The devil in disguise?

Not every Republican in Florida spends their time stealing elections, it seems.  According to Mark Bittman in today’s New York Times, state senator Ronda Storms is attempting to introduce a bill that would prohibit food stamp recipients from purchasing foods containing sugar with taxpayer dollars, a courageous and unusual stand for a GOP member.

“It’s just bad public policy to allow unfettered access to all kinds of food,” Storms told Bittman.

Some might find this sort of intrusion into private lives another example of Big Government run amok, but Bittman points out that “the argument for limiting the use of food stamps to actual food is consistent with established policy. They’re already disallowed for tobacco, alcohol,vitamins, pet foods, household supplies and (with some exceptions) food meant to be eaten on premises.”  But — is sugar really in a category with alcohol and tobacco?

Well, according to Bittman, it’s worse:

Last year a brigade of parents stood watch outside a corner store in North Philadelphia in an attempt to prevent their kids from buying junk food.

They’ve been called foot soldiers, but you might call them vigilantes. Vigilantism occurs when people believe the government isn’t doing its job. We need the government on our side. It must acknowledge the dangers caused by the most unhealthy aspects of our diet and figure out how to help us cope with them, because this is the biggest public health challenge facing the developed world. [Emphasis ours].

And there you have it.  It’s not that our government is doing too much; in fact, it’s doing too little.  And for my money, Senator Storm isn’t doing enough, either.

It’s far too easy for a food stamp recipient to use their own cash to feed their sugar addiction.  Just banning the use of food stamps for purchase will do little to solve the problem. As Energy Secretary Steven Chu found to his dismay, we just can’t rely on peoples’ judgment to do the right thing.  Even something as obvious as purchasing environmentally superior energy-efficient fluorescent light bulbs seems beyond us, and, after the Obama administration’s cowardly retreat, even landmark legislation could not stand up against deeply-ingrained ignorance.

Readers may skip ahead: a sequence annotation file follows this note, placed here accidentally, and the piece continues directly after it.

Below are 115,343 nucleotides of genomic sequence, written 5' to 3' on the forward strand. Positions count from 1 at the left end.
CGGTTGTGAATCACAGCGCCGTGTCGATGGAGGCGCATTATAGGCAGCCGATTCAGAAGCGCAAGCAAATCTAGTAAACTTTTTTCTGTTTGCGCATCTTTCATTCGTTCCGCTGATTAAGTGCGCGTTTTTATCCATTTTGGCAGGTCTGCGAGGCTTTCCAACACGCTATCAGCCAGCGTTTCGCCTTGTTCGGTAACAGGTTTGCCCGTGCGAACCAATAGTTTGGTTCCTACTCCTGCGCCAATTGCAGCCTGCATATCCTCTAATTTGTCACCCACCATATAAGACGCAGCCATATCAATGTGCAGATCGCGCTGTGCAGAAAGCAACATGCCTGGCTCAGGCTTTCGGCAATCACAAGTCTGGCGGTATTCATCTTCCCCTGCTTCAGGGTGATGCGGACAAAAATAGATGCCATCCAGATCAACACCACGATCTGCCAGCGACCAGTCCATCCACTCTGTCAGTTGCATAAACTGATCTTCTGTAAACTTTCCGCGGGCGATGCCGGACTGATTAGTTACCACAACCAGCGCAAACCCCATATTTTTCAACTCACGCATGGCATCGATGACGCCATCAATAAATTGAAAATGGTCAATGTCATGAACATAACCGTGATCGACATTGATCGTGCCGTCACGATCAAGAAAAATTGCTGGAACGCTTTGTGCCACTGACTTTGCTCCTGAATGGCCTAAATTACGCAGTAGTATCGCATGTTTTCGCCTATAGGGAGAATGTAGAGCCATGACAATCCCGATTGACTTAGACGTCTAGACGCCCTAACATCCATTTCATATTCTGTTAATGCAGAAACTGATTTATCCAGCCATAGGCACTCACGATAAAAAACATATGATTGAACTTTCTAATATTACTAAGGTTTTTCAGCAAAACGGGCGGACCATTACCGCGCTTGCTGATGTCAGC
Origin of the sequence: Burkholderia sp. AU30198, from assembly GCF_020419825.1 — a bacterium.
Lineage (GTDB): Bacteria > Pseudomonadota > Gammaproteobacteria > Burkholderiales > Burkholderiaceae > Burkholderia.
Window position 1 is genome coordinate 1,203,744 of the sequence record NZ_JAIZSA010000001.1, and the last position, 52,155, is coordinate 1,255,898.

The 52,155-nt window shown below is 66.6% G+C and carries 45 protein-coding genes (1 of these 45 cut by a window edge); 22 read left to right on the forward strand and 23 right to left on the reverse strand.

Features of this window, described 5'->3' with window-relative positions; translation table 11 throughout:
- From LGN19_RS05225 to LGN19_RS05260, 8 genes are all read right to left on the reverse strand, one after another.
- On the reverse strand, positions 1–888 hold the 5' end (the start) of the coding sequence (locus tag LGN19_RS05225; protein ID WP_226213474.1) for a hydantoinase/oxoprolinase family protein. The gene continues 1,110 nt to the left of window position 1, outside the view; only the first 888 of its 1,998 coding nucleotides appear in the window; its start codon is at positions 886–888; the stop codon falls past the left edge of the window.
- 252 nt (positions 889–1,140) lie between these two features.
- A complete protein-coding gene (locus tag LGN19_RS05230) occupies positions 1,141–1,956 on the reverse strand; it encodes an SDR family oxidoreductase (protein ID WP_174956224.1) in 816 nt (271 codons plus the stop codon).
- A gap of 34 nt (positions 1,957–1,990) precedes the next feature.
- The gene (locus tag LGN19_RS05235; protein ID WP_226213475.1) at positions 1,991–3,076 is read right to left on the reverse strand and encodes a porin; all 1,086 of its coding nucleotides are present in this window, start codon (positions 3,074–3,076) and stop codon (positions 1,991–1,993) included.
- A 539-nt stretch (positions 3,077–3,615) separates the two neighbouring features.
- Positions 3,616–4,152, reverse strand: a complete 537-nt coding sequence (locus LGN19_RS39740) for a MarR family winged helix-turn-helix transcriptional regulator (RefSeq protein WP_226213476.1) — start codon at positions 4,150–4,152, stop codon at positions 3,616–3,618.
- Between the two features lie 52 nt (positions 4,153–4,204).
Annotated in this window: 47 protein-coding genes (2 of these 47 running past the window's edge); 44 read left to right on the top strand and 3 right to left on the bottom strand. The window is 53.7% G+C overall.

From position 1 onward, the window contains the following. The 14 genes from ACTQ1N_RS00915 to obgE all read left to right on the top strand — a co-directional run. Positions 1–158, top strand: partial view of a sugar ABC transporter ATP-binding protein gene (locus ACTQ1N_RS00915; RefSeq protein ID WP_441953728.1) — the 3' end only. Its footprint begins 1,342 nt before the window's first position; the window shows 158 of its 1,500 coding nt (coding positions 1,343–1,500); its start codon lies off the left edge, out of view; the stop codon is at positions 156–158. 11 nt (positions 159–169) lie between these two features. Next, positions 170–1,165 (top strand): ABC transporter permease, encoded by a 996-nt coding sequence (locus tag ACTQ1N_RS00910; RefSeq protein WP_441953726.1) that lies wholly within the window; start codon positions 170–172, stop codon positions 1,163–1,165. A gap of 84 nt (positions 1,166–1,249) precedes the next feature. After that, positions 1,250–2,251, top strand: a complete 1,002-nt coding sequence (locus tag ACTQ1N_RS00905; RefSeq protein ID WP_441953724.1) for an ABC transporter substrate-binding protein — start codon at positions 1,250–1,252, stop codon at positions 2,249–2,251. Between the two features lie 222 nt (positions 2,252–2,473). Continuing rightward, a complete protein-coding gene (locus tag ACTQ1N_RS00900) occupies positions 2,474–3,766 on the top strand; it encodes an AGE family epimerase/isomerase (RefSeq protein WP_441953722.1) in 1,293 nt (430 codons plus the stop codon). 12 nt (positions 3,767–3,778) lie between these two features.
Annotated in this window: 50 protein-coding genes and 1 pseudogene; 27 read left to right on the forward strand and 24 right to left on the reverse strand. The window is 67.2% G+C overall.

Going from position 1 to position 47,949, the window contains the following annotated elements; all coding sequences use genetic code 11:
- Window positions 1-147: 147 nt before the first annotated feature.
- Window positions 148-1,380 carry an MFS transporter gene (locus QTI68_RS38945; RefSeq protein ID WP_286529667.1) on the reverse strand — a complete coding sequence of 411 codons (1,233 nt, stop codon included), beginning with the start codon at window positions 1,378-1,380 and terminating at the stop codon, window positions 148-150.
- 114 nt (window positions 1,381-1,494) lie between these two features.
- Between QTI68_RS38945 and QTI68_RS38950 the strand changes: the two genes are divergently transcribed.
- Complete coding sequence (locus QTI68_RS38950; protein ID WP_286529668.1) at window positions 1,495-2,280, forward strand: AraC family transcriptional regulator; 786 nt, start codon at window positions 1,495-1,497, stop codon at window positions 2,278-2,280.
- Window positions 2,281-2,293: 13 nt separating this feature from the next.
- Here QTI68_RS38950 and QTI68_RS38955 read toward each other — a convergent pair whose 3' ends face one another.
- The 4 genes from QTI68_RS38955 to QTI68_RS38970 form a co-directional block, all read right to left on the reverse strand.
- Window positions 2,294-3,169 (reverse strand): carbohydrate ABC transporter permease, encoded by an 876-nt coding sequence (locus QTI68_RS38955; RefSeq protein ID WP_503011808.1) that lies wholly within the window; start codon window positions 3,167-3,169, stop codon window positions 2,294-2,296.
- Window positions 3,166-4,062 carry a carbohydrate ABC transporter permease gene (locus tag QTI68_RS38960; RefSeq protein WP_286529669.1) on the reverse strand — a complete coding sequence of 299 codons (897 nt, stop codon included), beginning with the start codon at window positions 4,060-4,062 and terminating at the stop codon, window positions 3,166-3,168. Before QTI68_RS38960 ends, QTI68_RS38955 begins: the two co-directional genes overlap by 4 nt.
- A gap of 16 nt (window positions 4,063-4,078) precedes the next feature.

We would propose that all citizens be issued a “nutrition ID” smartcard that would be required for all purchases of fructose-bearing foodstuffs.  This card would also help enforce another very sensible idea Mr. Bittman puts forward, that “establishing a minimum age for purchase of sodas…would reduce consumption.”  The card would identify purchasers who are food stamp recipients, and bar them from purchasing prohibited items, including tobacco and alcohol.   This would serve the dual purpose of preventing taxpayer assistance from contributing to ill health and also serve as an incentive — perverse though it may be — for those on the dole to work harder to escape it.

Such a card could also be employed to establish a “calorie ceiling” for citizens, which, when reached, would forbid merchants from selling any further foodstuffs, except for items that were fat/carbohydrate/sugar-free, to anyone who had exceeding their permitted daily (or weekly) limit.  While enablers could make such purchases as proxies for those still determined to insult their bodies, making such acts punishable by stiff fines and/or imprisonment would certainly deter most of this action.

Those who would protest that such policies represent an unwarranted intrusion into private lives would do well to consider the intrusion made into into everyone’s life by the costs of treating nutrition-related afflictions –and to see the notion of state-assisted obesity for the nonsense that is is.  As Mr. Bittman, says, we need the government on our side on this, and we can’t wait for vigilantes to  do the government’s job for it.  For us.  And for the addicted, the afflicted, and the unfortunate ignorant.

Next:  Now, about those light bulbs….